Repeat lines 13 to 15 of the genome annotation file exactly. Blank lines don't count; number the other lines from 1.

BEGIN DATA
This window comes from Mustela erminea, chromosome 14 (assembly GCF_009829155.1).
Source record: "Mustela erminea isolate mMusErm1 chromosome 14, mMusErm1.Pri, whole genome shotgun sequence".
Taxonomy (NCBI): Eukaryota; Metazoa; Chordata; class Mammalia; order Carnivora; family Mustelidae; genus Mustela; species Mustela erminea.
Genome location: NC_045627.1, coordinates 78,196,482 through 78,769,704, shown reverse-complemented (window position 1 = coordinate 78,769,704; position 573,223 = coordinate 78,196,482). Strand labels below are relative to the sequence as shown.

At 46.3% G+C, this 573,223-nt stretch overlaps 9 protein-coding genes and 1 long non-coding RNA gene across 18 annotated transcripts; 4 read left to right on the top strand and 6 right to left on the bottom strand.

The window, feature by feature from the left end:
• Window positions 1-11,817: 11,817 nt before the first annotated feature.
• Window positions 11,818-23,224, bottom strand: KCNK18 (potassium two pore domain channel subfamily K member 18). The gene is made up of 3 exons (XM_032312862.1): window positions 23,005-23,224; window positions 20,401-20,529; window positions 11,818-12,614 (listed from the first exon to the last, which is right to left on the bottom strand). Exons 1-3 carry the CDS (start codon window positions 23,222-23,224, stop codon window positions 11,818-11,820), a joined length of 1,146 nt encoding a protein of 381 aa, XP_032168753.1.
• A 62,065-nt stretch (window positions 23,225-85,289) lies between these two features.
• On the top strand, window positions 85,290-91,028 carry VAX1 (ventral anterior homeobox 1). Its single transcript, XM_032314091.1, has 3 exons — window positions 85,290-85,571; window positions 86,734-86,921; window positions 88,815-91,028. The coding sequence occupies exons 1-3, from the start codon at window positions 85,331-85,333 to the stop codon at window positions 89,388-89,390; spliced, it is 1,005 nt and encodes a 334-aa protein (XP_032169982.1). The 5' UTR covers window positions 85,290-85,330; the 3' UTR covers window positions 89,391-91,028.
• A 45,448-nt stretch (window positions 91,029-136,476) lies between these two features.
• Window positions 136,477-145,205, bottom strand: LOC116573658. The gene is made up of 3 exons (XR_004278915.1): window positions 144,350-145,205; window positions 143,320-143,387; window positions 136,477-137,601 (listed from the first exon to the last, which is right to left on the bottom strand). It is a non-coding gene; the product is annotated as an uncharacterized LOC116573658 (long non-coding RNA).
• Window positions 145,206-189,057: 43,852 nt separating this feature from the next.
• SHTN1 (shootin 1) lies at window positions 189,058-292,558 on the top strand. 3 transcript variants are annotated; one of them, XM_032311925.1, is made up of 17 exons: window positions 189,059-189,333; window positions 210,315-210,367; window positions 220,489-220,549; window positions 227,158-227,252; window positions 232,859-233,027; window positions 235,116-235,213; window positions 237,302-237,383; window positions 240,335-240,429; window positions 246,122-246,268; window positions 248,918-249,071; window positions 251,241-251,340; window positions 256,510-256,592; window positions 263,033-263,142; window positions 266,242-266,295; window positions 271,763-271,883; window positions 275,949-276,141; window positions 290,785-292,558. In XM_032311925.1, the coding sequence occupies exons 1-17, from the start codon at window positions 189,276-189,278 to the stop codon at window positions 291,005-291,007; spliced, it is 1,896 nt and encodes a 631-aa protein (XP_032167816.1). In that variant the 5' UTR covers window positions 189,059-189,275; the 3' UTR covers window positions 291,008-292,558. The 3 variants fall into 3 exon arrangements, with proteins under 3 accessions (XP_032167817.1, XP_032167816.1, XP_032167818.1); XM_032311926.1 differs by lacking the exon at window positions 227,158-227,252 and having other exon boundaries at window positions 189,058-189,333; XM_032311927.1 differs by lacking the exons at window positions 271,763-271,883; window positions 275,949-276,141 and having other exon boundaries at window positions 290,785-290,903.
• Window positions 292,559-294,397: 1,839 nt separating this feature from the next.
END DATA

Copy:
• Window positions 145,206-189,057: 43,852 nt separating this feature from the next.
• SHTN1 (shootin 1) lies at window positions 189,058-292,558 on the top strand. 3 transcript variants are annotated; one of them, XM_032311925.1, is made up of 17 exons: window positions 189,059-189,333; window positions 210,315-210,367; window positions 220,489-220,549; window positions 227,158-227,252; window positions 232,859-233,027; window positions 235,116-235,213; window positions 237,302-237,383; window positions 240,335-240,429; window positions 246,122-246,268; window positions 248,918-249,071; window positions 251,241-251,340; window positions 256,510-256,592; window positions 263,033-263,142; window positions 266,242-266,295; window positions 271,763-271,883; window positions 275,949-276,141; window positions 290,785-292,558. In XM_032311925.1, the coding sequence occupies exons 1-17, from the start codon at window positions 189,276-189,278 to the stop codon at window positions 291,005-291,007; spliced, it is 1,896 nt and encodes a 631-aa protein (XP_032167816.1). In that variant the 5' UTR covers window positions 189,059-189,275; the 3' UTR covers window positions 291,008-292,558. The 3 variants fall into 3 exon arrangements, with proteins under 3 accessions (XP_032167817.1, XP_032167816.1, XP_032167818.1); XM_032311926.1 differs by lacking the exon at window positions 227,158-227,252 and having other exon boundaries at window positions 189,058-189,333; XM_032311927.1 differs by lacking the exons at window positions 271,763-271,883; window positions 275,949-276,141 and having other exon boundaries at window positions 290,785-290,903.
• Window positions 292,559-294,397: 1,839 nt separating this feature from the next.